A few days before the October 22 elections in Argentina, almost 90 percent of the polls indicated that the winner would be Javier Milei, the “insane” candidate of the right—as described by Estela de Carlotto, president of the legendary human rights group Abuelas de Plaza Mayo (Grandmothers of Plaza Mayo). As it turned out, Sergio Massa (of the coalition Unión por la Patria – UP) prevailed over Milei by almost seven points. Massa and Milei will face off on November 19 in the run-off for the presidency of the country with South America’s second-largest economy.
On August 13, Milei prevailed over all the other candidates in Argentina’s primary. In the months between that election and the one in October, Massa—who is the Minister of the Economy in the current government—added three million votes to his tally.
Georgina Orellano, National General Secretary of AMMAR (Asociación de Mujeres Meretrices de Argentina) told me how this phenomenon was experienced in Constitución, the area of Buenos Aires where the main headquarters of her organization is located. Sex workers organized themselves to monitor both electoral processes in the schools where it was their turn to vote. “In the PASO [primary elections],” she told me, “the worrying result was that the UP force came in third and Milei in first place.” However, this time, “we won in almost all the schools in the Constitución neighborhood.” In fact, “in all the polling stations where sex workers supervised the elections, Massa won.”
The Practical and the Theoretical
Elsa Yanaje, marketing director of the Instituto Nacional de Agricultura Familiar, Campesina e Indígena (National Institute of Family, Peasant, and Indigenous Agriculture) and member of the Federación Rural para la Producción y el Arraigo (Rural Federation for Production and Rooting) believes that the result of the PASO (primary election) was linked to two things: on the one hand, Milei’s communications success in being the only candidate who reflected underlying anger or weariness with the country’s economic situation. “It was about saying what is not said,” Yanaje said. That is, “what a citizen angry with the management [of the central government] could think.”
Yanaje said that in the PASO a vote to warn (more than to punish) was given to the current government. A vote that asked: “What kind of methodology are you going to use to reverse the situation or somehow guarantee some basic services?” Argentina is currently facing a strong economic contraction and high inflation rates, which have especially affected “those who were already below the poverty line,” says Yanaje.
In this context, Milei’s proposals “were somehow charming,” but in practice, Yanaje adds, “we knew that [they were] difficult to maintain.” Between the two choices, the leader explains, “What was reversed [with the new election results was]… a decision between the practical and the theoretical.” The theoretical “was what Milei promised with his proposal of dollarization, privatization, etc.” When these promises were analyzed by communities, it was evident that they were impossible to execute. This exercise of analysis, reflection, and debate was what led people to take their votes towards the practical: the candidate who was linked to the popular sectors was Massa, with more egalitarian proposals that appealed to more sectors of the population.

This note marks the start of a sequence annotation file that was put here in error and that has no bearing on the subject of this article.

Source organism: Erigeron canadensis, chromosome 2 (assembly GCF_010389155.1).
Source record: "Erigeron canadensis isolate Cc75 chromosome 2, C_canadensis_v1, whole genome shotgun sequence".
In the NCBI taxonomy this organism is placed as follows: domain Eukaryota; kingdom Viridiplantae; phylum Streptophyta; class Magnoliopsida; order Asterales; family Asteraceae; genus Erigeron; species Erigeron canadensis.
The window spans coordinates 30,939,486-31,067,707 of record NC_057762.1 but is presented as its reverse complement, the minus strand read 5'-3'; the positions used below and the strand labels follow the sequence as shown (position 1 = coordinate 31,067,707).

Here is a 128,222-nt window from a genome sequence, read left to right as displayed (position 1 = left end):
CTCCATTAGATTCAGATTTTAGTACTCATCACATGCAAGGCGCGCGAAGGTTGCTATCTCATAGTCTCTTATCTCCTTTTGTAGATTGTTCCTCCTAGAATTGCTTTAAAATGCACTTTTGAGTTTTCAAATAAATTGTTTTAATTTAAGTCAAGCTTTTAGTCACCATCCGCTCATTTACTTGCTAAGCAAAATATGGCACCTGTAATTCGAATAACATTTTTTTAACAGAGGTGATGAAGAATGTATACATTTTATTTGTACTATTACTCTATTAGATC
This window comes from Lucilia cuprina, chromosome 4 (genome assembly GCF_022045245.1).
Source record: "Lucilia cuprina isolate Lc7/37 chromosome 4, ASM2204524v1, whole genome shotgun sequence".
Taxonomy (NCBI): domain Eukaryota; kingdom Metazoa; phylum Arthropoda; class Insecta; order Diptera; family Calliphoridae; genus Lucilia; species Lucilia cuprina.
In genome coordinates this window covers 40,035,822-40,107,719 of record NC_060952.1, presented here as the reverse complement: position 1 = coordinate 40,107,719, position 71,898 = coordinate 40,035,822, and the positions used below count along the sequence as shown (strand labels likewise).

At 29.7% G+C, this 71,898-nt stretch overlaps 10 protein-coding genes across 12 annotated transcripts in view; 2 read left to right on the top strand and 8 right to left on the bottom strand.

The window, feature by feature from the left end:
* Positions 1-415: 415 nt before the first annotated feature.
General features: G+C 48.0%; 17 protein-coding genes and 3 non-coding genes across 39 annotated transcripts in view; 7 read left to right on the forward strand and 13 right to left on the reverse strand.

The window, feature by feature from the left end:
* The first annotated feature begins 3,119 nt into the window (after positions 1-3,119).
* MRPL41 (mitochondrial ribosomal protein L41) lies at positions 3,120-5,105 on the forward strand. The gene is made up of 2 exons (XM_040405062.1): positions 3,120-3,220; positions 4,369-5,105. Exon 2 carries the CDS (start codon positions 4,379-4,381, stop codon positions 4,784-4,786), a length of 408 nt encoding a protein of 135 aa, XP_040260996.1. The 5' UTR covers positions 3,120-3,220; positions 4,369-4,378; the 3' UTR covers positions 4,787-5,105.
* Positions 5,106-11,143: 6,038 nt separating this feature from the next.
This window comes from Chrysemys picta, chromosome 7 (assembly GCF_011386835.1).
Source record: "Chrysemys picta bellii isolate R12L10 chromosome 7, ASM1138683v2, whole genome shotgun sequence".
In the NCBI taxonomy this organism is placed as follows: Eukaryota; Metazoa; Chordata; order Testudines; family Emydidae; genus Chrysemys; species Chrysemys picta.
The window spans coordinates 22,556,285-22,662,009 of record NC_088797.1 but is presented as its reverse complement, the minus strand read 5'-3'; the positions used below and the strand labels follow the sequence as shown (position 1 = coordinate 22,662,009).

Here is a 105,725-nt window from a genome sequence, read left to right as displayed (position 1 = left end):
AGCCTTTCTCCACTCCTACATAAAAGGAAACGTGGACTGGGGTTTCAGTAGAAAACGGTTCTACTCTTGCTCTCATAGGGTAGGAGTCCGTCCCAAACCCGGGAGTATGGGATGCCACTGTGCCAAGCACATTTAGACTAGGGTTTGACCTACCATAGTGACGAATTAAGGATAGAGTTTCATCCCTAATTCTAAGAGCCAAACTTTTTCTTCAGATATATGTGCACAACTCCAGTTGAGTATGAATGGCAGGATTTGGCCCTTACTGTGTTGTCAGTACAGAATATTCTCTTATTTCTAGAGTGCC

On the other hand, Orellano considers the results of October 22 to also reflect a popular rejection of Milei’s proposal to “take away rights.” “Many of us were born with a basic right to public health, to public education and we cannot conceive of living without them,” Orellano said.
During the last weeks of campaigning, Milei railed against these fundamental rights, including state subsidies to public transportation. “We learned that if the subsidy is removed,” Orellano told me, “we workers could go from paying 70 pesos to more than 1,000.” This type of data generated an awareness that was reflected in recent electoral results.
The second round of elections in Argentina will be held on November 19. Milei, in his first statements after the last elections, declared that his objective is “to put an end to Kirchnerism.” For Orellano, this call seeks to summon the votes of Juntos por el Cambio (Together for Change), the extreme right-wing coalition whose candidate, Patricia Bullrich, took third place in the elections. Milei’s campaign, Orellano explains, was built against Kirchnerism and “against [the] working class and trade unionists.”
Both Orellano and Yanaje are proud of the political work carried out during these elections. In the family, peasant, and indigenous agriculture sector, of which Yanaje is a member, there is no political campaigning, out of respect for the diversity of thought of the people it brings together. However, constant debate, collective analysis, and organization bear fruit. “There was a reflection on what was coming,” she tells me. “We are defining the course of the country, so we had to stand firm. There was a lot of militancy.”
For AMMAR’s women, they campaigned in their neighborhoods, talking to everyone in their neighborhood. “For the second round, we are going to be active in all the provinces where we are organized,” says Orellano. They plan to increase the number of election observers in the schools of the municipalities where AMMAR has a presence. Sex workers are aware of what is at stake with these two antagonistic proposals for the country. “We know what this denialist, fascist, violent, xenophobic, racist discourse represents being against diversity, against women, against feminism, and against the victories of the working class,” Orellano tells me. “So we sex workers are going to do everything in our power to make sure that the next president of Argentina is Sergio Massa.”